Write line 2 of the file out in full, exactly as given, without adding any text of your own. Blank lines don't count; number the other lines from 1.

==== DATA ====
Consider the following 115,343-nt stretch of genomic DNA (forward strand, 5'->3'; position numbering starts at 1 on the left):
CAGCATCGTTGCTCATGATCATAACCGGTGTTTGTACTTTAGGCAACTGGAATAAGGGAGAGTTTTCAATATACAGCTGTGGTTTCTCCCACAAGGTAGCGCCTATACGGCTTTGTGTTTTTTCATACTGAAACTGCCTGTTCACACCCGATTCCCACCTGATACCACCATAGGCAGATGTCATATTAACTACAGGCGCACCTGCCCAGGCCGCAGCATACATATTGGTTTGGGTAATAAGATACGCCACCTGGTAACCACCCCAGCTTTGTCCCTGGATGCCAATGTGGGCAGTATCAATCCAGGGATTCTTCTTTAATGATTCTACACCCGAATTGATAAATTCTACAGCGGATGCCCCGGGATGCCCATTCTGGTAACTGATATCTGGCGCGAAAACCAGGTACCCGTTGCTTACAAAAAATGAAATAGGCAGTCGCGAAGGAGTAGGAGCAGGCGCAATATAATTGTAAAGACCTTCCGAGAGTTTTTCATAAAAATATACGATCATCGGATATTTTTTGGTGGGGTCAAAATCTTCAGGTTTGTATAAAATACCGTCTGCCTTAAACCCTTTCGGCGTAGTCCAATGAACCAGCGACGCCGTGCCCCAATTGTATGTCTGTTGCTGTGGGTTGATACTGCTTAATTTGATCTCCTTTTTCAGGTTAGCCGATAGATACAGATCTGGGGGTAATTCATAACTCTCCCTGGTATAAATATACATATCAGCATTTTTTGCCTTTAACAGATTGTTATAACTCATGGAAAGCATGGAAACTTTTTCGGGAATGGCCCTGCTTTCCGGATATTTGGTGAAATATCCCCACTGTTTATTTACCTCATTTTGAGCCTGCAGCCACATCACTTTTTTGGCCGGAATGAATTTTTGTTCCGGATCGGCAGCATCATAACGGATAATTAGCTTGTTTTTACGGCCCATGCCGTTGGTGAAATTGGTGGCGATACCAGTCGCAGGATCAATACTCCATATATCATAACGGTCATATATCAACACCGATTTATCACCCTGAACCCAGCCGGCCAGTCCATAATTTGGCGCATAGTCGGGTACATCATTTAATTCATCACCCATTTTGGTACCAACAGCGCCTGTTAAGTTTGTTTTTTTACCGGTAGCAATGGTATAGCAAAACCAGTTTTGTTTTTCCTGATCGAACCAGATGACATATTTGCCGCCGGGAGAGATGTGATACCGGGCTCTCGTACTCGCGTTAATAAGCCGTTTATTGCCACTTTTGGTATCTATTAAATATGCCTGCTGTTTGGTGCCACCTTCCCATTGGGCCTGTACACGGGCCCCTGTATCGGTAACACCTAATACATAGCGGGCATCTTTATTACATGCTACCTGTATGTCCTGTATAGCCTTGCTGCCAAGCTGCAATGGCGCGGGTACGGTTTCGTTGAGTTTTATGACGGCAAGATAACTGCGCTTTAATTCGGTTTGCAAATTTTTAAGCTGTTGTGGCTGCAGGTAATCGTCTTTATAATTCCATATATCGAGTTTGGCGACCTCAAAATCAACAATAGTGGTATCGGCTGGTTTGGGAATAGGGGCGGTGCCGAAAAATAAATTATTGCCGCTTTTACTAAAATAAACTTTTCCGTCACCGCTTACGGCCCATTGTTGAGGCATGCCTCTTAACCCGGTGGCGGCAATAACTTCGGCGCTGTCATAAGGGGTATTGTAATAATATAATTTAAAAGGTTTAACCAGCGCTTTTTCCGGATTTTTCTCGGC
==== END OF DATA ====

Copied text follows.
CAGCATCGTTGCTCATGATCATAACCGGTGTTTGTACTTTAGGCAACTGGAATAAGGGAGAGTTTTCAATATACAGCTGTGGTTTCTCCCACAAGGTAGCGCCTATACGGCTTTGTGTTTTTTCATACTGAAACTGCCTGTTCACACCCGATTCCCACCTGATACCACCATAGGCAGATGTCATATTAACTACAGGCGCACCTGCCCAGGCCGCAGCATACATATTGGTTTGGGTAATAAGATACGCCACCTGGTAACCACCCCAGCTTTGTCCCTGGATGCCAATGTGGGCAGTATCAATCCAGGGATTCTTCTTTAATGATTCTACACCCGAATTGATAAATTCTACAGCGGATGCCCCGGGATGCCCATTCTGGTAACTGATATCTGGCGCGAAAACCAGGTACCCGTTGCTTACAAAAAATGAAATAGGCAGTCGCGAAGGAGTAGGAGCAGGCGCAATATAATTGTAAAGACCTTCCGAGAGTTTTTCATAAAAATATACGATCATCGGATATTTTTTGGTGGGGTCAAAATCTTCAGGTTTGTATAAAATACCGTCTGCCTTAAACCCTTTCGGCGTAGTCCAATGAACCAGCGACGCCGTGCCCCAATTGTATGTCTGTTGCTGTGGGTTGATACTGCTTAATTTGATCTCCTTTTTCAGGTTAGCCGATAGATACAGATCTGGGGGTAATTCATAACTCTCCCTGGTATAAATATACATATCAGCATTTTTTGCCTTTAACAGATTGTTATAACTCATGGAAAGCATGGAAACTTTTTCGGGAATGGCCCTGCTTTCCGGATATTTGGTGAAATATCCCCACTGTTTATTTACCTCATTTTGAGCCTGCAGCCACATCACTTTTTTGGCCGGAATGAATTTTTGTTCCGGATCGGCAGCATCATAACGGATAATTAGCTTGTTTTTACGGCCCATGCCGTTGGTGAAATTGGTGGCGATACCAGTCGCAGGATCAATACTCCATATATCATAACGGTCATATATCAACACCGATTTATCACCCTGAACCCAGCCGGCCAGTCCATAATTTGGCGCATAGTCGGGTACATCATTTAATTCATCACCCATTTTGGTACCAACAGCGCCTGTTAAGTTTGTTTTTTTACCGGTAGCAATGGTATAGCAAAACCAGTTTTGTTTTTCCTGATCGAACCAGATGACATATTTGCCGCCGGGAGAGATGTGATACCGGGCTCTCGTACTCGCGTTAATAAGCCGTTTATTGCCACTTTTGGTATCTATTAAATATGCCTGCTGTTTGGTGCCACCTTCCCATTGGGCCTGTACACGGGCCCCTGTATCGGTAACACCTAATACATAGCGGGCATCTTTATTACATGCTACCTGTATGTCCTGTATAGCCTTGCTGCCAAGCTGCAATGGCGCGGGTACGGTTTCGTTGAGTTTTATGACGGCAAGATAACTGCGCTTTAATTCGGTTTGCAAATTTTTAAGCTGTTGTGGCTGCAGGTAATCGTCTTTATAATTCCATATATCGAGTTTGGCGACCTCAAAATCAACAATAGTGGTATCGGCTGGTTTGGGAATAGGGGCGGTGCCGAAAAATAAATTATTGCCGCTTTTACTAAAATAAACTTTTCCGTCACCGCTTACGGCCCATTGTTGAGGCATGCCTCTTAACCCGGTGGCGGCAATAACTTCGGCGCTGTCATAAGGGGTATTGTAATAATATAATTTAAAAGGTTTAACCAGCGCTTTTTCCGGATTTTTCTCGGC